This session provides an overview of several IP thickets developing in advanced batteries, engage in a panel discussion with several experts on licensing best practices from multiple perspectives, and explore strategies for avoiding battery IP wars that foster industry-wide development and growth, leading to new opportunities for making IP rights widely available while rewarding IP owners for their innovation.

Introduction: Patent Thickets in Automotive Batteries – The Race to Technology Ownership

  • High-level overview of the players and patenting trends of various current and future technologies
  • Discussion and analysis of where the thickets are and are not actually emerging?

Matthew Rappaport, Managing Director, IP Checkups

2:20 pm

Patent Pools: Emerging Solutions for Resolving IP Related Conflicts and Increasing Incentives to Innovate in the Battery and Automotive Industries

  • A presentation and analysis showing increasing risk of litigation and projections on the IP related costs emerging in the battery and automotive industries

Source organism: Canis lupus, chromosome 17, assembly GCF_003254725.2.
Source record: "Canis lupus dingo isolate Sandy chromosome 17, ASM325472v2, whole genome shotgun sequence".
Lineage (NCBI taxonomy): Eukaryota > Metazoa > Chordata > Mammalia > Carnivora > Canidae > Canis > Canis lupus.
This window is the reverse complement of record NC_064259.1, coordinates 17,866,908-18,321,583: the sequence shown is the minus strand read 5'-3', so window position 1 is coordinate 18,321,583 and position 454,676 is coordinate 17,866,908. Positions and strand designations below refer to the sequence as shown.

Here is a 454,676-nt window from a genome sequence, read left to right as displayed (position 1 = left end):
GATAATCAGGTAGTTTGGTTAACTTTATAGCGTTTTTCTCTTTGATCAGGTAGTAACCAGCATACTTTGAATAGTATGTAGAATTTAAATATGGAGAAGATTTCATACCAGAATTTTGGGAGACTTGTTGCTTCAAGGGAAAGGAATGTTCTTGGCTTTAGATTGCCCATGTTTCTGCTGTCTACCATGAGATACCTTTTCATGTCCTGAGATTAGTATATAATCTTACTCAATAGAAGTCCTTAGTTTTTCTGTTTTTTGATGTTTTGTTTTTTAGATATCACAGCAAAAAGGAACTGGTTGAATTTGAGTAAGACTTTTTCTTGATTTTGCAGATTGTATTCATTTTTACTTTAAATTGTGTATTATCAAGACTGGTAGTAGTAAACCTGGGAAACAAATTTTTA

• How IP creation and enforcement may affect the growth of the advanced battery market
  • A discussion of potential strategies for avoiding patent thickets and the related battery IP wars that foster industry-wide development and growth, leading to new opportunities for making IP rights widely available while rewarding IP owners for their innovation

Daniel Abraham PhD, VP - Science and Business Strategy, MPEG LA

2:40 pm

Q&A

2:45 pm

Panel Discussion: Traditional Solutions to Patent Thickets: Best Practices in Licensing to Avoid Litigation in Advanced Batteries and Automotive